Remember back in junior high when you'd be sentenced to an afternoon after school in detention? You'd sit there doodling rudimentary drawings of sports cars in your notebook. You know, cars that had bizarre proportions, didn't seem to account for things like visibility or engine clearance and then finished up in an unnecessarily large rear spoiler. Little did you know then that you were actually designing the Lotus Evora.
The Evora looks like the Elise's pregnant sister. It's overinflated and lacking in surface detail. It's the sort of midengine car that looks as if it's powered by a Camry engine.
So at least the Evora lives up to its looks.
The Dodge Neon was never a great car, but it was an unpretentious machine that seemed to be comfortable in its own sheet metal. Its successor, the Dodge Caliber, is nothing like that.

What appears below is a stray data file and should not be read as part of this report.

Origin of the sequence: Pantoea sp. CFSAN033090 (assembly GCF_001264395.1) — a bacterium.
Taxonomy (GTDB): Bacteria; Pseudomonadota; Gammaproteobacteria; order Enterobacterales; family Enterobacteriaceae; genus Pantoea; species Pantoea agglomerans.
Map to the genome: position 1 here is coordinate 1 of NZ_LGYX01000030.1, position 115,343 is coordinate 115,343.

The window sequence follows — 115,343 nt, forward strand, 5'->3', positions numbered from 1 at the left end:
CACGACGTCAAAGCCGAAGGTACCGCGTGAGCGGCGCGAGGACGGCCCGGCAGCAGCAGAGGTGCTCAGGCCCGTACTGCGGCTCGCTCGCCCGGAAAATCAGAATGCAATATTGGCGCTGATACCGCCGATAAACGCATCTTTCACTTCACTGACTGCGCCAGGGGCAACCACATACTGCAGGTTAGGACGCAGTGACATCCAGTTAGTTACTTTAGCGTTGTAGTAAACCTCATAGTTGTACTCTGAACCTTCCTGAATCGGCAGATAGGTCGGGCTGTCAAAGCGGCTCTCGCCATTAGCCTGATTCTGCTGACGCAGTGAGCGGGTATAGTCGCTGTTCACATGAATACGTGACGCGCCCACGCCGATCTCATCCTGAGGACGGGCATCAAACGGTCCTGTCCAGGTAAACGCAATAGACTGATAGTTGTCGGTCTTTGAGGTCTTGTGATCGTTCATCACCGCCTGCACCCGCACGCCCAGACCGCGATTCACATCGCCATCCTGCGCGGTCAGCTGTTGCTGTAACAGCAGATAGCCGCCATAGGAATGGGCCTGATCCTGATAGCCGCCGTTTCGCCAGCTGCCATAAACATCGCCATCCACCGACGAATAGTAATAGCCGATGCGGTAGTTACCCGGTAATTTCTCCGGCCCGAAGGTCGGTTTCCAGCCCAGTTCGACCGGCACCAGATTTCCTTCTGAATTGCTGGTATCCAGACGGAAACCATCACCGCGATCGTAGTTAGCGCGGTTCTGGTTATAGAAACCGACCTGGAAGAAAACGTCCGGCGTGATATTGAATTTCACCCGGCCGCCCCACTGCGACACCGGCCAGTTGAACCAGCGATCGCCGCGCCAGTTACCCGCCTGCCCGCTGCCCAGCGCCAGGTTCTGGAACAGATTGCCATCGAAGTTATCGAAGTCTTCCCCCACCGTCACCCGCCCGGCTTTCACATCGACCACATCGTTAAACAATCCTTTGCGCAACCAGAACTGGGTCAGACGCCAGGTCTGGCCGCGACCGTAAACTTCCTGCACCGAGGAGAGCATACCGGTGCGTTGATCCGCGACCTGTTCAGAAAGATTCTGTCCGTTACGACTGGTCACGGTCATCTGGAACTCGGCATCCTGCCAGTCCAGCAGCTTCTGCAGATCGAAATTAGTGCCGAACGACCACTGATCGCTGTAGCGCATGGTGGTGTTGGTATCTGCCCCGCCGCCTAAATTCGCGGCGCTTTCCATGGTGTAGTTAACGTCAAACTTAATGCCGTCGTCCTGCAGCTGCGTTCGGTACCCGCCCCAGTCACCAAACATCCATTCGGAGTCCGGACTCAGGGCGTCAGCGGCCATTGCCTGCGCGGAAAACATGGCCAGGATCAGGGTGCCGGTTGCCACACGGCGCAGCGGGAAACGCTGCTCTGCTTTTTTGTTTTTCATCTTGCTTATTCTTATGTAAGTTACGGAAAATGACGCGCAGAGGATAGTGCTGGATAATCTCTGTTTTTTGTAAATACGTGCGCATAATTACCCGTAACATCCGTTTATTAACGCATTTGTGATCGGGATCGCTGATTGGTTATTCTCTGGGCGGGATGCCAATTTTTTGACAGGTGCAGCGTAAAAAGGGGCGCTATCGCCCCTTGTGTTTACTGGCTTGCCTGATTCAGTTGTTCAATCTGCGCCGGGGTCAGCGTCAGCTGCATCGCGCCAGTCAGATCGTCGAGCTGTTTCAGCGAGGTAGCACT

From the front, the Caliber seems to be trying to look like a tough Ram pickup. From the side it looks like a dwarf-class crossover. From the rear it looks as if a Lego set exploded and someone tried to glue all the parts back together.
The Caliber's problem is that it's inauthentic. Basically it looks like it was designed by 10 guys who didn't talk to each other much. It wears a tough truck grille, but is narrow and teeters on its tiptoes. It's trying to look tough, like a teenager in a leather jacket, but the pockmarked skin, flabby muscles and bare bones belie that it's a wimp.
Every new Lincoln wears a big front grille that looks like Boba Fett's helmet from Star Wars. But it's the MKT's massive prow that's the most jarring of all the Lincolns. And the vehicle that's dragging behind it isn't any better.
For this big wagon, you can see that the designers were trying to evoke some of the elegance of the legendary 1961 Continental. That shows up in the kink in the rear windows that echoes the slight rise in the old Connie's sheet metal. And it shows up in the thick fender shapes. It just doesn't work. Where the old Continental's sharp fenders were capped by precise, small lamps, the MKT ends in a monstrously oversize tailgate that is itself overwhelmed by the giant taillight panel running across it.
The MKT looks as massive as a battleship and as dopey as a dinghy.